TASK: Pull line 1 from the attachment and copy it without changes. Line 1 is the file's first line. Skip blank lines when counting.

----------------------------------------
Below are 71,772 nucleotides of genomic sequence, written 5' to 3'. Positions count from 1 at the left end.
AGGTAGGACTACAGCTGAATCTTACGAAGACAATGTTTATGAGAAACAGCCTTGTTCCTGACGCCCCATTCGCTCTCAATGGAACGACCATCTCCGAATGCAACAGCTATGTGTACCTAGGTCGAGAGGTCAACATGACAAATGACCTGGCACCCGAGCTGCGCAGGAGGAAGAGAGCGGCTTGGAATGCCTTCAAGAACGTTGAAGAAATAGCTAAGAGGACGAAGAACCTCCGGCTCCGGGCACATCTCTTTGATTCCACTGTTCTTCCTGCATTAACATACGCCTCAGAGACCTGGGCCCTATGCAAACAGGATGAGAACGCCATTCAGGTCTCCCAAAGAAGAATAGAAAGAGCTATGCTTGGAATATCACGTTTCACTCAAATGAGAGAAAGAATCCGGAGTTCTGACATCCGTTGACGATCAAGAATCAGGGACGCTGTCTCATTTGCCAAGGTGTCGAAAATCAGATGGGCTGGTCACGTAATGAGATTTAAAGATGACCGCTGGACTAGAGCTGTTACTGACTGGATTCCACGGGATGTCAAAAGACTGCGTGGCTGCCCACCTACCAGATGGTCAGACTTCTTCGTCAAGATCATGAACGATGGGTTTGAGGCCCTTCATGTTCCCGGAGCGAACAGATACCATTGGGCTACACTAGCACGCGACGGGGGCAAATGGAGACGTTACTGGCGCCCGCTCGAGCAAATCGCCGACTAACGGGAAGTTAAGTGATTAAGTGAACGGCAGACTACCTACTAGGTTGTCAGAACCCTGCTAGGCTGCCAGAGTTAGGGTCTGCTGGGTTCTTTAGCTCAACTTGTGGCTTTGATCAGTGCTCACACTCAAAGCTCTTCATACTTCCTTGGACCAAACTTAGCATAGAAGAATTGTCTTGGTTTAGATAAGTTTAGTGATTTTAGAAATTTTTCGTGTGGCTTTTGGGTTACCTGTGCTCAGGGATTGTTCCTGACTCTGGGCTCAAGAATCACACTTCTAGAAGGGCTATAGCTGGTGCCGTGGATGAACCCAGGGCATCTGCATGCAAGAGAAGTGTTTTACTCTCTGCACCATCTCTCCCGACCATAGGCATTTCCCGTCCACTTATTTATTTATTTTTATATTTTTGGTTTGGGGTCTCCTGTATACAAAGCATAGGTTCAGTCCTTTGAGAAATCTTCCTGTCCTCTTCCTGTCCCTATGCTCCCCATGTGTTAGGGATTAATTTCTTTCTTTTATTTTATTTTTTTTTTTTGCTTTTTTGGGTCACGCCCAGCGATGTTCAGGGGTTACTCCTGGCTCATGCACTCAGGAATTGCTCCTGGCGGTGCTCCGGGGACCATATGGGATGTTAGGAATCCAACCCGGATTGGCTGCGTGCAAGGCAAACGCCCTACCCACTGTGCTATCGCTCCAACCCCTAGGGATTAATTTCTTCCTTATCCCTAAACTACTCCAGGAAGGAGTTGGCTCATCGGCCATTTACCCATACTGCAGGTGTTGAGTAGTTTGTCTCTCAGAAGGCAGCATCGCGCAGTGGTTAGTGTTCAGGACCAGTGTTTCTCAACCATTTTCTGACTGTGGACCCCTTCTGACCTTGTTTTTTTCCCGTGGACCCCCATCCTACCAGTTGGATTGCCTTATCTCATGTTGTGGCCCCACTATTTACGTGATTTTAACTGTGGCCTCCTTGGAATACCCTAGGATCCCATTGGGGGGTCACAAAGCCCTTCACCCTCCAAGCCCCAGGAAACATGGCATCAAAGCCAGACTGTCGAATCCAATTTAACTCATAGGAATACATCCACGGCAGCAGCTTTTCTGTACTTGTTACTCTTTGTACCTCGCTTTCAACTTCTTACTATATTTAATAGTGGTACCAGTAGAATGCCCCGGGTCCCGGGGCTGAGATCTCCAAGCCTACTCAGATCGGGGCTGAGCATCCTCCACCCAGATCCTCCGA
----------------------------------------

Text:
Below are 71,772 nucleotides of genomic sequence, written 5' to 3'. Positions count from 1 at the left end.